This Comment will endeavor to avoid the emotionalism which tends to permeate the gun control controversy by focusing on possible legal, factual, and policy flaws which may undermine the arguments advanced in justification of the melting-point laws.

    Il. The Justifications Offered in Support of

    Melting-Point Laws



      This argument is misleading. It erroneously assumes that the only legitimate use of handguns will be for sport. Many citizens buy handguns for self-defense, not target shooting;(14) indeed, a significant percentage of the public agrees that "personal protection" is a legitimate reason for owning a gun,(15) and at least one-half of all U.S. households keep firearms.(16) Most importantly, criminologists and criminal law scholars have increasingly begun to agree that the public is right.(17)

      But the notion that usefulness for a "sporting purpose" should be a qualifying factor in handgun regulation is not rejected only by those who own guns. Using this criterion to differentiate between acceptable and unacceptable handguns fails to recognize other legitimate purposes for acquiring a handgun. The 1968 Gun Control Act clearly recognized that sporting uses are not the only legitimate purposes for acquiring a handgun: "[Il t is not the purpose of this title to place any undue or unnecessary Federal restrictions on handguns and law-abiding citizens with respect to the acquisition, possession, or use of firearms appropriate to the purpose of hunting, trapshooting, target shooting, personal protection or any other lawful activity ...."(118) Therefore, the argument that sportsmen will not find these guns useful appears to miss the mark, since it ignores the fact that the primary reason for most legal handgun purchases is legitimate self-defense - a use to which guns are put between one million and 2.5 million times a year.(19)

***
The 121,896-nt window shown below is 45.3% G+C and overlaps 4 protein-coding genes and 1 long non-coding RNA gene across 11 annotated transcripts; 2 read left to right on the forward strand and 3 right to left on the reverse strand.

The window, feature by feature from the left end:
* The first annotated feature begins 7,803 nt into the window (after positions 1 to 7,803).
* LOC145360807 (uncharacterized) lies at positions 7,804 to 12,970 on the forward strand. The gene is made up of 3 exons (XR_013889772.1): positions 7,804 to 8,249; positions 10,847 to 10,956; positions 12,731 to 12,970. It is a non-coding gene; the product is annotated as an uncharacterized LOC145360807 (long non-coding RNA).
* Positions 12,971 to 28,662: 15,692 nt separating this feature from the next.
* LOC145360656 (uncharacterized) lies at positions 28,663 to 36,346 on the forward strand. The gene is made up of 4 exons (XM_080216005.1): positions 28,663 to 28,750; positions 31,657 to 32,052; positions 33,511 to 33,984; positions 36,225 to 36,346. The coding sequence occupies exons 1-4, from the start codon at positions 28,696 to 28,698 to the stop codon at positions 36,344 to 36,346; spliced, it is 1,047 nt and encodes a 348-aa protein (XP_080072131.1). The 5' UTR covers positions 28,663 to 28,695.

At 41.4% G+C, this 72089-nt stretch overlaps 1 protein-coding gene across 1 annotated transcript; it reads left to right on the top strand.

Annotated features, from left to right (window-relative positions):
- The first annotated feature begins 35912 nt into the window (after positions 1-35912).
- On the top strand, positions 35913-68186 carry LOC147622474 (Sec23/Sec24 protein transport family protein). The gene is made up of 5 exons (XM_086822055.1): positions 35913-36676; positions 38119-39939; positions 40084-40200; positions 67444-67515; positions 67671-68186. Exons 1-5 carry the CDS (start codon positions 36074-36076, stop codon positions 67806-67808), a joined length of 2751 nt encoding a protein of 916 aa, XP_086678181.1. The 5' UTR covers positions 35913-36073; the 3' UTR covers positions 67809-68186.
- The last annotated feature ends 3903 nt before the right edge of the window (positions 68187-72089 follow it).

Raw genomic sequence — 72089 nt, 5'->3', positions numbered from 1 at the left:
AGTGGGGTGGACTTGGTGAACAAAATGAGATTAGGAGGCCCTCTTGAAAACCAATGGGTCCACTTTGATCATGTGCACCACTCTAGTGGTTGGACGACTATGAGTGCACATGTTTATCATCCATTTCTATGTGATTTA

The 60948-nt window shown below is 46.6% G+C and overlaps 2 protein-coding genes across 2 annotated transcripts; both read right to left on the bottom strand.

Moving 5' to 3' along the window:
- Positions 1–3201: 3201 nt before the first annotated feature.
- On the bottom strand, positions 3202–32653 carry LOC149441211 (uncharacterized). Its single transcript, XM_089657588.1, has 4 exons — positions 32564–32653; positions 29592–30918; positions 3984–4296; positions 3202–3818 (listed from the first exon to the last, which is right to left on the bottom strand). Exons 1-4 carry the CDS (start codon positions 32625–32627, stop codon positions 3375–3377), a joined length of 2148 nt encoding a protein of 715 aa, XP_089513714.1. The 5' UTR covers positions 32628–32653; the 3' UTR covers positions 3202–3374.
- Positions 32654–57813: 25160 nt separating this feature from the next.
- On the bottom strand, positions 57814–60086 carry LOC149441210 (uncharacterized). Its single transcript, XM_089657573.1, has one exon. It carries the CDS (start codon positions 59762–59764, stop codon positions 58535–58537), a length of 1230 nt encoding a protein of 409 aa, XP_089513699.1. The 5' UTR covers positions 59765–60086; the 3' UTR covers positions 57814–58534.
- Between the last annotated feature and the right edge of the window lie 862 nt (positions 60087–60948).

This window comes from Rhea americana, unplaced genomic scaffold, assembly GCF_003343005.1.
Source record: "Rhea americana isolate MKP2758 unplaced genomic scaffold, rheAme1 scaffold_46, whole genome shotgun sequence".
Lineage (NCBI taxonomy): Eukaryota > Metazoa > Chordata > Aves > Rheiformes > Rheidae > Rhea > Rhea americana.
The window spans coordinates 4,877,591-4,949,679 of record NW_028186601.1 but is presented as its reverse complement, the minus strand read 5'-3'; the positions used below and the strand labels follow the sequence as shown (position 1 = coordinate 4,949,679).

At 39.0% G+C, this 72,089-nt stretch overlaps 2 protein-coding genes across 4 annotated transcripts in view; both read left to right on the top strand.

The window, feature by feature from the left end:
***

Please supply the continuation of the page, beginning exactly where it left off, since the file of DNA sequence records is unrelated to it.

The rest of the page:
According to ballistics experts, cheaper guns, such as those which do not meet the melting-point law requirements, are no harder to trace ballistically than their more expensive counterparts.(20) A brief discussion of ballistics demonstrates the reasons for this.

      "Tool marks" are impressions made to either the bullet or the cartridge case by irregularities in the handgun's barrel, firing pin, chamber, or cylinder (cuts, nicks, striations, etc.). Ballistics experts use these irregularities to match a specific bullet or cartridge to a specific gun.(21) For example, a metallurgical irregularity in the breach face, firing pin, chamber, extractor, or ejector may leave unique and ballistically traceable marks on the cartridge.(22) Similar marks can be made when the bullet passes through the bore of the gun.(23)

      Contrary to the assertions made by advocates of melting-point laws, cheaper guns are more likely to be identifiable than their costlier counterparts simply because the more expensive guns have fewer irregularities, and the irregularities which do exist are more permanent due to the hardness of the alloys.(24) While some may contend that this is irrelevant, since the inferior metal used in the cheaper guns causes the irregularities to ultimately "wear off" after repeated use (e.g., a nick in the bore of the gun may disappear after repeated firings), this argument loses its persuasive appeal when one considers that the cheaper guns will rarely, if ever, be fired, since they are not intended to be used for sport or for target practice.(25) Additionally, since the cheap Saturday Night Specials have a higher rate of cylinder misalignment, it is more likely that the bullet will retain a "misalignment mark" after it has exited the barrel.(26)